NEW YORK (TheStreet) -- TheStreet's Debra Borchardt is with Francis Gaskins, Director of Research for Equities.com, discussing the three biotech IPOs this week.

BlueBirdBio ( BLUE) has a $75 million offering and just completed a deal with Celgene ( CELG), which bodes well for the company, Gaskins says.

BlueBirdBio focuses on cancer treatment by taking a patient's blood and modifying it to attack cancer cells, which could be a huge breakthrough for the industry. According to Gaskins, it is possible for the company to succeed on its own, but the deal with bio-giant Celgene will certainly help.

PTC Pharmaceuticals ( PTCT) also has its IPO this week with a $100 million offering. This company focuses on treating muscular diseases and has a low valuation, at just 2.5 times book value.

While Gaskins says that he still prefers BlueBirdBio to PTC, he likes that this company has several partnerships and that it is "making progress in an area for which there is little known treatment."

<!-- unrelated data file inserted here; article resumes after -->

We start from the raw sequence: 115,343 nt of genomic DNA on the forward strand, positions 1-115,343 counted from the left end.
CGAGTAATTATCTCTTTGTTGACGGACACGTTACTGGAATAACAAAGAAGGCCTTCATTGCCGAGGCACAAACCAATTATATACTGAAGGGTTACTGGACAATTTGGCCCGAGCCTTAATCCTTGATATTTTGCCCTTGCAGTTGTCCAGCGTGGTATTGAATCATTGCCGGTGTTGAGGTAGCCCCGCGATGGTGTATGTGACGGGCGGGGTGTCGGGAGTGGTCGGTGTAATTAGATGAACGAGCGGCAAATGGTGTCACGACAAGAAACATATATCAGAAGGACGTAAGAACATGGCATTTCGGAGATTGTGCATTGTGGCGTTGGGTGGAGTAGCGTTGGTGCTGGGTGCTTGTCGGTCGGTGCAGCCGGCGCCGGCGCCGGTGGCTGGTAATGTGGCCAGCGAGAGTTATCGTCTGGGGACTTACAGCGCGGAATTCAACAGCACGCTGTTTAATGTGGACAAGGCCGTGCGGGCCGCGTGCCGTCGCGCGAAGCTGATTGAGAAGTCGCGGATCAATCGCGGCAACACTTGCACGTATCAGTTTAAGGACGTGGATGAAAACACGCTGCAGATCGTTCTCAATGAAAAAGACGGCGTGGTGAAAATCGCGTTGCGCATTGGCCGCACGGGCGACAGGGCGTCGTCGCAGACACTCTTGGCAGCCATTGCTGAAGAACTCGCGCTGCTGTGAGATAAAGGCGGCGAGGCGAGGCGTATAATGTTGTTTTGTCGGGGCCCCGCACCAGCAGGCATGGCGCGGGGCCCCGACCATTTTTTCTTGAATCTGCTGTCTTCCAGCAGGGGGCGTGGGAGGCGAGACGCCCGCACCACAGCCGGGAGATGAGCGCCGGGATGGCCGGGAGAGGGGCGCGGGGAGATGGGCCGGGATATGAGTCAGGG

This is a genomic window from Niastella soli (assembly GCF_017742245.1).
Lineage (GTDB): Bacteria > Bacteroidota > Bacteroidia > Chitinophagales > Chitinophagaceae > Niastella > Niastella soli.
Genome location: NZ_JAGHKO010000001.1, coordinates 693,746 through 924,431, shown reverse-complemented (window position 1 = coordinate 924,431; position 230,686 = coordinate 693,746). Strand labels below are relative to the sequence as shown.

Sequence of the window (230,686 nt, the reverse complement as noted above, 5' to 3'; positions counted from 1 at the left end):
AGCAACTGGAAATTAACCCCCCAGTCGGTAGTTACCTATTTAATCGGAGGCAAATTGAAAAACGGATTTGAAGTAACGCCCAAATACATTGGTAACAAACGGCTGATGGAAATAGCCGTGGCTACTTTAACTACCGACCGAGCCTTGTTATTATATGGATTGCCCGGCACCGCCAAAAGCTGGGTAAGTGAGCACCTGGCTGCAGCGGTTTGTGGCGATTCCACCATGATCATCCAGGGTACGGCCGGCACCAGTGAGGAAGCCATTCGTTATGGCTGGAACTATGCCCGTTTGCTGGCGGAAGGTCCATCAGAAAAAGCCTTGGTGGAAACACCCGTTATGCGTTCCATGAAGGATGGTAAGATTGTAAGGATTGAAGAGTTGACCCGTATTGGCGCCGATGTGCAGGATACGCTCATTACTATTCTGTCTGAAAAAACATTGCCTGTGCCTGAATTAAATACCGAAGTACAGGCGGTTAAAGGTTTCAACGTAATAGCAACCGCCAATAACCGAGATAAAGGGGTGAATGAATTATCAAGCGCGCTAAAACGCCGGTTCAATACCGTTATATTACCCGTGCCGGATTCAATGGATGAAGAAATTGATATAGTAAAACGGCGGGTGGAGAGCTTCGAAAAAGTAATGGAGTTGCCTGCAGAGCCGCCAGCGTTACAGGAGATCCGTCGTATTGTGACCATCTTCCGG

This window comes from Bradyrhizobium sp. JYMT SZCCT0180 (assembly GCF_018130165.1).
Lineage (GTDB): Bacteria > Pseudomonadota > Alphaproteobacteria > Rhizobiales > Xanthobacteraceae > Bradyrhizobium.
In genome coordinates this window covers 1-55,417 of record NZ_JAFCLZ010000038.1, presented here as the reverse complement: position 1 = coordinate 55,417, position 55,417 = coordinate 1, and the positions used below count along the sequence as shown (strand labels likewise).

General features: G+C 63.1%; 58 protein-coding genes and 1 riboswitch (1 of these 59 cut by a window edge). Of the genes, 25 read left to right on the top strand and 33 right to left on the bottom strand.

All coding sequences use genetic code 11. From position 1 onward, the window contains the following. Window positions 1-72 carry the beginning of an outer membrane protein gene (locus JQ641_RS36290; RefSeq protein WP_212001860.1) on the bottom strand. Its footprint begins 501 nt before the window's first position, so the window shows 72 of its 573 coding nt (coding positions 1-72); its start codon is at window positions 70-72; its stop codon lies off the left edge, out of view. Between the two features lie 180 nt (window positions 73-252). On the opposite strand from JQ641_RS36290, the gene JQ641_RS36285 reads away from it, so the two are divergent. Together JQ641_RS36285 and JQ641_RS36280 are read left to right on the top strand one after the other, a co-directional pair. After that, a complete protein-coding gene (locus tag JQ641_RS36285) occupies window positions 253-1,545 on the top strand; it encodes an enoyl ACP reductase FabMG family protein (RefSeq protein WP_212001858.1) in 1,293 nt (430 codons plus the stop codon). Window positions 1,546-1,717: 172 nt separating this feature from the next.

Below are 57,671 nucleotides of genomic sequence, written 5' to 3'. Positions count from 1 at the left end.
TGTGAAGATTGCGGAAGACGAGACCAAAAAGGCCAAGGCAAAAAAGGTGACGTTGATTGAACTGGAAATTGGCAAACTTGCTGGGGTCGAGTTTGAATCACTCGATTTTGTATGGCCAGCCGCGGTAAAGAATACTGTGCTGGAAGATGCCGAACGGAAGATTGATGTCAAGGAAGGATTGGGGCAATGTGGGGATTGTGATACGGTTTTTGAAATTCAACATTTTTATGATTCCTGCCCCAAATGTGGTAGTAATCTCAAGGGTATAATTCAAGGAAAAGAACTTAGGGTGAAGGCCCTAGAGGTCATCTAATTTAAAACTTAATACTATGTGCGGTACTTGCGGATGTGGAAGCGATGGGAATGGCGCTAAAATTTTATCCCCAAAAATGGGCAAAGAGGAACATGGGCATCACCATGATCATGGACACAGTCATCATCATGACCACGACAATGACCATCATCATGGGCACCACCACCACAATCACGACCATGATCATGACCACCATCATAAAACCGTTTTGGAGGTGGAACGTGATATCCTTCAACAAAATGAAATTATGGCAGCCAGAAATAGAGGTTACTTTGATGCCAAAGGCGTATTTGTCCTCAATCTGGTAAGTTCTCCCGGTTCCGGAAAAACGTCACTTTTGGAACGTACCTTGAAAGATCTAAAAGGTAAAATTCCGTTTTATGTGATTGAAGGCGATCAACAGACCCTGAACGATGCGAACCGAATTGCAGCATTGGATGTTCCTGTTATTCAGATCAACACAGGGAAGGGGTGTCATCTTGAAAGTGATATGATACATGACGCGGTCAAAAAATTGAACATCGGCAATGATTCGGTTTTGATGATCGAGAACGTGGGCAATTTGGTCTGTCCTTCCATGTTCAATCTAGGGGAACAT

Unfortunately for Regado ( RDGO), the company has no collaborations with other biotech names, meaning that they will have no support and will have to do everything on their own.

Making things a little more dicey according to Gaskins, is that the company plans to use the $75 million offering to fund a phase three trial, which has yet to provide a completion date.

While the first two trials have seemed to go well and the valuation is low, Gaskins warns potential investors that without any collaborations or a set completion date for phase three trialing, this name is riskier than the first two.

Bret Kenwell currently writes, blogs and also contributes to Rocco Pendola's Weekly Options Newsletter. Focuses on short- to intermediate-term trading opportunities that can be exposed via options. He prefers to use debit trades on momentum setups and credit trades on support/resistance setups. He also focuses on building long-term wealth by searching for consistent, quality dividend paying companies and long-term growth companies. He considers himself the surfer, not the wave, in relation to the market and himself. He has no allegiance to either the bull side or the bear side.

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